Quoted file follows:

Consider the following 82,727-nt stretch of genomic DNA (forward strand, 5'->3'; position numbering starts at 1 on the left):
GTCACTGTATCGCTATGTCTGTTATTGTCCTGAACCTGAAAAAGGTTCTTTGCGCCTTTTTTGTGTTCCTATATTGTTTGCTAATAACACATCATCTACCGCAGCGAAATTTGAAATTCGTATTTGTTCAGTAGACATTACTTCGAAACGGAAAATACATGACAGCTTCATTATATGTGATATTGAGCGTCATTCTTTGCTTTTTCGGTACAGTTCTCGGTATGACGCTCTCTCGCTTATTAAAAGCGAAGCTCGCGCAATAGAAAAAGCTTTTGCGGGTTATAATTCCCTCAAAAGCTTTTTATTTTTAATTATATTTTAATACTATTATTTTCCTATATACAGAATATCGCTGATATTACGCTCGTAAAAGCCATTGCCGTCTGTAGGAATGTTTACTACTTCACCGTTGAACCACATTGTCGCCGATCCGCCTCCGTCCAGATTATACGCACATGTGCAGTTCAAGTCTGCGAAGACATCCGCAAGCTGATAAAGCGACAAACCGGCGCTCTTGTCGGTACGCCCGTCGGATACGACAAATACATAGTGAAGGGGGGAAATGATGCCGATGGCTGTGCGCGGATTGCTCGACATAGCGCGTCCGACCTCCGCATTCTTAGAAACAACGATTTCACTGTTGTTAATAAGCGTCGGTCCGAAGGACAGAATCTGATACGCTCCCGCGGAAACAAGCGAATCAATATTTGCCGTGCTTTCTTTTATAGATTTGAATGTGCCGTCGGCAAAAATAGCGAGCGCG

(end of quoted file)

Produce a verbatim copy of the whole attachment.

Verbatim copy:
Consider the following 82,727-nt stretch of genomic DNA (forward strand, 5'->3'; position numbering starts at 1 on the left):
GTCACTGTATCGCTATGTCTGTTATTGTCCTGAACCTGAAAAAGGTTCTTTGCGCCTTTTTTGTGTTCCTATATTGTTTGCTAATAACACATCATCTACCGCAGCGAAATTTGAAATTCGTATTTGTTCAGTAGACATTACTTCGAAACGGAAAATACATGACAGCTTCATTATATGTGATATTGAGCGTCATTCTTTGCTTTTTCGGTACAGTTCTCGGTATGACGCTCTCTCGCTTATTAAAAGCGAAGCTCGCGCAATAGAAAAAGCTTTTGCGGGTTATAATTCCCTCAAAAGCTTTTTATTTTTAATTATATTTTAATACTATTATTTTCCTATATACAGAATATCGCTGATATTACGCTCGTAAAAGCCATTGCCGTCTGTAGGAATGTTTACTACTTCACCGTTGAACCACATTGTCGCCGATCCGCCTCCGTCCAGATTATACGCACATGTGCAGTTCAAGTCTGCGAAGACATCCGCAAGCTGATAAAGCGACAAACCGGCGCTCTTGTCGGTACGCCCGTCGGATACGACAAATACATAGTGAAGGGGGGAAATGATGCCGATGGCTGTGCGCGGATTGCTCGACATAGCGCGTCCGACCTCCGCATTCTTAGAAACAACGATTTCACTGTTGTTAATAAGCGTCGGTCCGAAGGACAGAATCTGATACGCTCCCGCGGAAACAAGCGAATCAATATTTGCCGTGCTTTCTTTTATAGATTTGAATGTGCCGTCGGCAAAAATAGCGAGCGCG